Monday, 28 January 2013

The other side of the Spandex

Everyone knows that Sunday is Sacrosanct. you can't ask me out for a coffee, brunch (you can never ask me out for Brunch, why sacrifice two meals for one?) or even for a spot of surfing. Sunday is the Sabbath, it's sacred and it's for bike racing. There was a race this Sunday, but it wasn't a bike race. This Sunday I swopped the Lycra for leather and volunteered at the Carlsbad Marathon with my friends at insulindependence  . 

Volunteering at a race is a great experience, I might go as far as to suggest a running race. The athletes tend to be moving slower (albeit my performance on Saturday was rather pedestrian), slow enough to make eye contact and share a smile. Slow enough to hear them say "thank you" when you hand them a drink. Running races also tend towards the mass participation and away from the "elite". Sure there were fast runners at the Marathon, scary fast in fact, but there were also plenty of people out there to beat their personal best and to have fun. 

I might also add that running races tend to be less sartorially restrictive than bike races,allowing for the opportunity to rock a highly desirable leather coat/ plastic sabre combination whilst hydrating the athletes and  representing a cool non profit. 

Volunteering also reminded me that sport can lead us to be really selfish, to sacrifice the needs of others for our own created "need" to train harder, go faster, eat better or whatever it is. We bury our heads in the sand and construct a world where we think that it really matters how fast we can cover 40km compared to other underweight manlets with shaved legs. This self centeredness reaches its apogee in the athletes who are more than happy to compete but not to help others do the same.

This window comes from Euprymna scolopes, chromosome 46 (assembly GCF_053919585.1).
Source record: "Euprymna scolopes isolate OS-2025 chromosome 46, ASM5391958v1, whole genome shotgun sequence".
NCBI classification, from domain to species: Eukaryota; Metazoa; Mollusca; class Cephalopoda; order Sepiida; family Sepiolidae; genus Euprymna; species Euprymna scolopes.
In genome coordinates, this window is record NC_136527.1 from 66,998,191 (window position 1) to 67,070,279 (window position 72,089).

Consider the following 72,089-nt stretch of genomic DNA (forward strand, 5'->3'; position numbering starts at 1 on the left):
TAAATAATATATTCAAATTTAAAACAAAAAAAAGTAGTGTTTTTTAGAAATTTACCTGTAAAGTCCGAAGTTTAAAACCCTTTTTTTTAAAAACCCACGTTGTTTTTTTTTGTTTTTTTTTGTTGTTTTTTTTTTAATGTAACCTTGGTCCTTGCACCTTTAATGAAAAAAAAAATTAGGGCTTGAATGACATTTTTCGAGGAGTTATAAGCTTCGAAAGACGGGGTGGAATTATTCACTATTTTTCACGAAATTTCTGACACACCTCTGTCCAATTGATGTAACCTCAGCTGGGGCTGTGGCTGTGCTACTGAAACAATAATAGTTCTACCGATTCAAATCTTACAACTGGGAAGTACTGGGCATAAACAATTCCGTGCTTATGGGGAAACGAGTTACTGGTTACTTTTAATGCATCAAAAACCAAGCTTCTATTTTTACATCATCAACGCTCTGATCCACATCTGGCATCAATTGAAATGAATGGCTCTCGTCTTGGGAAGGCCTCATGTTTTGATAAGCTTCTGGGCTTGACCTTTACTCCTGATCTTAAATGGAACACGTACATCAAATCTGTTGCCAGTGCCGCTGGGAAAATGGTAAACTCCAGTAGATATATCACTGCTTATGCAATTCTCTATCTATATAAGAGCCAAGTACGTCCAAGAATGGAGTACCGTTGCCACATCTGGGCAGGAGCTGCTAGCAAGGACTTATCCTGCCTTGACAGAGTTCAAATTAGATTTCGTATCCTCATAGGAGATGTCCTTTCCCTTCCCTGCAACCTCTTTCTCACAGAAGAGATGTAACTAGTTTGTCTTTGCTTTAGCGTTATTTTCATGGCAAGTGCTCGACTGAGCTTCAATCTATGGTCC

This weekend was a great reminder to me that sport is first and foremost play (Homo Ludens anyone?) and that play is first and foremost fun. We have to take it somewhat seriously, we have to practice so we can take part in our sport and it is fun to improve and see results but we shouldn't forget that we're in sport, first and foremost because it's fun. This weekend helped remind me that the balance between play fun and fast is one which often gets ignored and inevitably one ends up neither going fast nor having fun. 

Being an athlete gives you so many opportunities to help others, to expand people's worlds and to share the pleasure that you get from your sport with others. But first you have to take a step back from the tunnel that too many of us tumble down where all that matters is our UCI points or 5k time. Quite apart from anything else i went out and slayed some vo2max work today, i'm pretty sure Oprah won't call me out for feelgood doping but cycling could do with a few more guys dressed as pirates and few less real thieving scumbags this month!

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